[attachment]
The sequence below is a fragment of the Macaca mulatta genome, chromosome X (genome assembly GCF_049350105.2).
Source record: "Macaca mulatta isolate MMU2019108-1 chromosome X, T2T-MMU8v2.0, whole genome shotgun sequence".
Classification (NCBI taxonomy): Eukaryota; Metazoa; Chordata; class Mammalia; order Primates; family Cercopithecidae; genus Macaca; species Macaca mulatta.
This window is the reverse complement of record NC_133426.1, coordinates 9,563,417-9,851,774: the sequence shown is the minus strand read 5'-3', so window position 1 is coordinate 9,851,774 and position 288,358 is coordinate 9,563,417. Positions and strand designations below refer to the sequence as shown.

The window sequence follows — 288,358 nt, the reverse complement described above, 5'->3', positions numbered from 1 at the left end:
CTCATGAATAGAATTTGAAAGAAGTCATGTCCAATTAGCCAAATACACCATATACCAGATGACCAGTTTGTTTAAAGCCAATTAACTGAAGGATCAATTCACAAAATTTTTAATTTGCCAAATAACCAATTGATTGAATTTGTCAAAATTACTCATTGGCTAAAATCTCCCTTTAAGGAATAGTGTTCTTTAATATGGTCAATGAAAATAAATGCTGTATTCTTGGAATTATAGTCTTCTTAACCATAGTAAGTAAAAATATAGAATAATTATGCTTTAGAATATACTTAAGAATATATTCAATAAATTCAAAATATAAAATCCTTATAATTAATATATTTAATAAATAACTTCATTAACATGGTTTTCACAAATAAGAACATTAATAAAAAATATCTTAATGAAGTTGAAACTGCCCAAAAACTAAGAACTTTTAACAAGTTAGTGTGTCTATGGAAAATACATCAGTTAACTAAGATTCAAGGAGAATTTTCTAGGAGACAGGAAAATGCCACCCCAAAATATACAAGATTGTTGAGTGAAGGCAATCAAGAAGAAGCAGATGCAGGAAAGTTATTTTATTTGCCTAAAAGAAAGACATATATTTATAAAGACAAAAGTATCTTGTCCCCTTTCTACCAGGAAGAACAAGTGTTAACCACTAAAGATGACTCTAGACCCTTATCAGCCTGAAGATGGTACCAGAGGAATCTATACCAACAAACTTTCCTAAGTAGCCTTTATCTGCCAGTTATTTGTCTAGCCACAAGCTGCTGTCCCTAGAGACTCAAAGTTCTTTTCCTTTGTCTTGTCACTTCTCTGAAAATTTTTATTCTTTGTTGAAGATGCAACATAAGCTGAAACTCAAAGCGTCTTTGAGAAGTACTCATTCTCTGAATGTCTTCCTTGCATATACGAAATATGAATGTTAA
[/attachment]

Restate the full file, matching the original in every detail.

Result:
The sequence below is a fragment of the Macaca mulatta genome, chromosome X (genome assembly GCF_049350105.2).
Source record: "Macaca mulatta isolate MMU2019108-1 chromosome X, T2T-MMU8v2.0, whole genome shotgun sequence".
Classification (NCBI taxonomy): Eukaryota; Metazoa; Chordata; class Mammalia; order Primates; family Cercopithecidae; genus Macaca; species Macaca mulatta.
This window is the reverse complement of record NC_133426.1, coordinates 9,563,417-9,851,774: the sequence shown is the minus strand read 5'-3', so window position 1 is coordinate 9,851,774 and position 288,358 is coordinate 9,563,417. Positions and strand designations below refer to the sequence as shown.

The window sequence follows — 288,358 nt, the reverse complement described above, 5'->3', positions numbered from 1 at the left end:
CTCATGAATAGAATTTGAAAGAAGTCATGTCCAATTAGCCAAATACACCATATACCAGATGACCAGTTTGTTTAAAGCCAATTAACTGAAGGATCAATTCACAAAATTTTTAATTTGCCAAATAACCAATTGATTGAATTTGTCAAAATTACTCATTGGCTAAAATCTCCCTTTAAGGAATAGTGTTCTTTAATATGGTCAATGAAAATAAATGCTGTATTCTTGGAATTATAGTCTTCTTAACCATAGTAAGTAAAAATATAGAATAATTATGCTTTAGAATATACTTAAGAATATATTCAATAAATTCAAAATATAAAATCCTTATAATTAATATATTTAATAAATAACTTCATTAACATGGTTTTCACAAATAAGAACATTAATAAAAAATATCTTAATGAAGTTGAAACTGCCCAAAAACTAAGAACTTTTAACAAGTTAGTGTGTCTATGGAAAATACATCAGTTAACTAAGATTCAAGGAGAATTTTCTAGGAGACAGGAAAATGCCACCCCAAAATATACAAGATTGTTGAGTGAAGGCAATCAAGAAGAAGCAGATGCAGGAAAGTTATTTTATTTGCCTAAAAGAAAGACATATATTTATAAAGACAAAAGTATCTTGTCCCCTTTCTACCAGGAAGAACAAGTGTTAACCACTAAAGATGACTCTAGACCCTTATCAGCCTGAAGATGGTACCAGAGGAATCTATACCAACAAACTTTCCTAAGTAGCCTTTATCTGCCAGTTATTTGTCTAGCCACAAGCTGCTGTCCCTAGAGACTCAAAGTTCTTTTCCTTTGTCTTGTCACTTCTCTGAAAATTTTTATTCTTTGTTGAAGATGCAACATAAGCTGAAACTCAAAGCGTCTTTGAGAAGTACTCATTCTCTGAATGTCTTCCTTGCATATACGAAATATGAATGTTAA